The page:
Kate Hudson Addresses Backlash to Sia's 'Music' After Golden Globes Nomination

This year's Golden Globes nominations have raised a lot of discussions, especially regarding the nomination of singer Sia's controversial film Music earning nods for Best Picture, Comedy or Musical and Best Actress for Kate Hudson. The film, which features Sia's muse Maddie Ziegler as an autistic girl, has drawn criticism for its portrayal of neurodivergent people, likening her performance to mimicry and even "ableist minstrelsy." The film currently has a shockingly low score of 10% on Rotten Tomatoes.

Hudson virtually stopped by Jimmy Kimmel Live! to discuss this film and her nomination, and she took time to address the backlash. "I think when people see the film, you know that they will see the amount of love and sensitivity that was put into it," Hudson told Kimmel. "But it is an important conversation to have… When I hear that anybody feels left out, I feel terrible."

Hudson states that the cast and crew made the film with the best of intentions and echoed Sia's previous claims that an autistic actress was initially cast in Ziegler's role but dropped out, citing too much stress. "It’s not a sound bite conversation," said Hudson. "It’s an ongoing important dialogue to be had about neurotypical actors portraying neurodivergent characters… It should be a continuous conversation."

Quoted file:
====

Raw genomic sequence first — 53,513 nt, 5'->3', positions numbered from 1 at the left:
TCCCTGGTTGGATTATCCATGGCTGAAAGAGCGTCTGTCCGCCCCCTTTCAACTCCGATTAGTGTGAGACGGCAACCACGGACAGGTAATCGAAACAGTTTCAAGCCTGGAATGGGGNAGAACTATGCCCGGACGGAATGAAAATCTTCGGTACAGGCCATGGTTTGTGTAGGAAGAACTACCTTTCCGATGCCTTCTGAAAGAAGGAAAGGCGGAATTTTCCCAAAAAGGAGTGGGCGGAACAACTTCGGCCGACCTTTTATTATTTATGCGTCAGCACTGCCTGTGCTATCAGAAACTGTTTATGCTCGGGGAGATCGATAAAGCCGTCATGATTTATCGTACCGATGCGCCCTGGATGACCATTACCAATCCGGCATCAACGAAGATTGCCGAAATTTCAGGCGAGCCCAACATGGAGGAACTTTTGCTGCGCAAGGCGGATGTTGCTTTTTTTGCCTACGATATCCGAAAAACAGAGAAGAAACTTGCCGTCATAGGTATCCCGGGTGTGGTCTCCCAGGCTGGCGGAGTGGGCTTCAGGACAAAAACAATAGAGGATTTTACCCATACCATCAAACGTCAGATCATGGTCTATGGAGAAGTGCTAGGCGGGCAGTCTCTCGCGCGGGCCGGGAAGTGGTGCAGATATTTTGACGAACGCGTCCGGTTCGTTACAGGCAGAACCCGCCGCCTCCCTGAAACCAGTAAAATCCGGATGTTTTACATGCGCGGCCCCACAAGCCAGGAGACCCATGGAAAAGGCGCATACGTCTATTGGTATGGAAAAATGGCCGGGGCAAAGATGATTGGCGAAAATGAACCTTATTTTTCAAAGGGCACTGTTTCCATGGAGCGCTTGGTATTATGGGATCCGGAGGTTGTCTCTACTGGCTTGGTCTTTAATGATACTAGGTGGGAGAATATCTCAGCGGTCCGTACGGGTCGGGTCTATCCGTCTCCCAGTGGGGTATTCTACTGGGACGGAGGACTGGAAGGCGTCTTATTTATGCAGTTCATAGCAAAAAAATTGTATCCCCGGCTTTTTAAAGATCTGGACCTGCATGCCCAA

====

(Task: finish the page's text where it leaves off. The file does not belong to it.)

"For those of us who have autism in our families, everyone has a different experience with it," agreed Kimmel. "We want to tell the best stories we can," replied Hudson. "There’s no part of anybody wants to upset anybody. We just really want to tell the best stories and when there are people who feel upset about anything, it’s our job to, I think, listen, and encourage more conversation with other people who want to tell these stories because they’re important stories to be told. And we don’t want to stop telling them."

Sia faced a considerable amount of pushback for the exaggerated portrayal of autism, traumatic imagery in the film surrounding the treatment of autistic people, and even accused Ziegler of donning blackface in the film. Sia posted an apology on Twitter before deleting her account. "I promise, have been listening," she wrote. "The motion picture MUSIC will, moving forward, have this warning at the head of the movie: MUSIC in no way condones or recommends the use of restraint on autistic people. There are autistic occupational therapists that specialize in sensory processing who can be consulted to explain safe ways to provide proprioceptive, deep-pressure feedback to help w meltdown safety."